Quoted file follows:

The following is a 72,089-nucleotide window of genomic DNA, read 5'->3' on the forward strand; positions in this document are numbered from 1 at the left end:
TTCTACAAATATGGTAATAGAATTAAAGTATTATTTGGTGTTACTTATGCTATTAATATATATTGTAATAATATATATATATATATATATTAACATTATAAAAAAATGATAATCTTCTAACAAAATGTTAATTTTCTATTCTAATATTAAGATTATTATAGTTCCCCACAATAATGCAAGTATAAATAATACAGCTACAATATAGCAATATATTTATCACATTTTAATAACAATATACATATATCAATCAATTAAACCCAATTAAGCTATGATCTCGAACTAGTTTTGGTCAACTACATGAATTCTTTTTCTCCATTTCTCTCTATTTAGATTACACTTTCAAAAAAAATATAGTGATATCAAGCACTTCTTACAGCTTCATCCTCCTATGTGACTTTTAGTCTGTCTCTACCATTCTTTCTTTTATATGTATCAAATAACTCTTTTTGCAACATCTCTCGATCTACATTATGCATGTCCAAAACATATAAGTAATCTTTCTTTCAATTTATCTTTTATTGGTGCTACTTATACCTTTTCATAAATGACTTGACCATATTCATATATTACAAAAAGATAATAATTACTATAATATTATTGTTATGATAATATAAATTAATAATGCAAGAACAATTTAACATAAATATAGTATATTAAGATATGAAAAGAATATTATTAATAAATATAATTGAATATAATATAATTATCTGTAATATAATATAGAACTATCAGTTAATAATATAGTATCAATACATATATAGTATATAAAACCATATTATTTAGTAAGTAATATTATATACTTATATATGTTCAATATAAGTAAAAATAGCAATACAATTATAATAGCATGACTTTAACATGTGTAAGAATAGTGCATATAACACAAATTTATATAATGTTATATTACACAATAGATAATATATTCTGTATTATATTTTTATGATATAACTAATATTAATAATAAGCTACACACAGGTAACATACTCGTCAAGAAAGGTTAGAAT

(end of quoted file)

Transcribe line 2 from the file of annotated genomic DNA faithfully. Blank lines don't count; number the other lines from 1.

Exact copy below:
TTCTACAAATATGGTAATAGAATTAAAGTATTATTTGGTGTTACTTATGCTATTAATATATATTGTAATAATATATATATATATATATATTAACATTATAAAAAAATGATAATCTTCTAACAAAATGTTAATTTTCTATTCTAATATTAAGATTATTATAGTTCCCCACAATAATGCAAGTATAAATAATACAGCTACAATATAGCAATATATTTATCACATTTTAATAACAATATACATATATCAATCAATTAAACCCAATTAAGCTATGATCTCGAACTAGTTTTGGTCAACTACATGAATTCTTTTTCTCCATTTCTCTCTATTTAGATTACACTTTCAAAAAAAATATAGTGATATCAAGCACTTCTTACAGCTTCATCCTCCTATGTGACTTTTAGTCTGTCTCTACCATTCTTTCTTTTATATGTATCAAATAACTCTTTTTGCAACATCTCTCGATCTACATTATGCATGTCCAAAACATATAAGTAATCTTTCTTTCAATTTATCTTTTATTGGTGCTACTTATACCTTTTCATAAATGACTTGACCATATTCATATATTACAAAAAGATAATAATTACTATAATATTATTGTTATGATAATATAAATTAATAATGCAAGAACAATTTAACATAAATATAGTATATTAAGATATGAAAAGAATATTATTAATAAATATAATTGAATATAATATAATTATCTGTAATATAATATAGAACTATCAGTTAATAATATAGTATCAATACATATATAGTATATAAAACCATATTATTTAGTAAGTAATATTATATACTTATATATGTTCAATATAAGTAAAAATAGCAATACAATTATAATAGCATGACTTTAACATGTGTAAGAATAGTGCATATAACACAAATTTATATAATGTTATATTACACAATAGATAATATATTCTGTATTATATTTTTATGATATAACTAATATTAATAATAAGCTACACACAGGTAACATACTCGTCAAGAAAGGTTAGAAT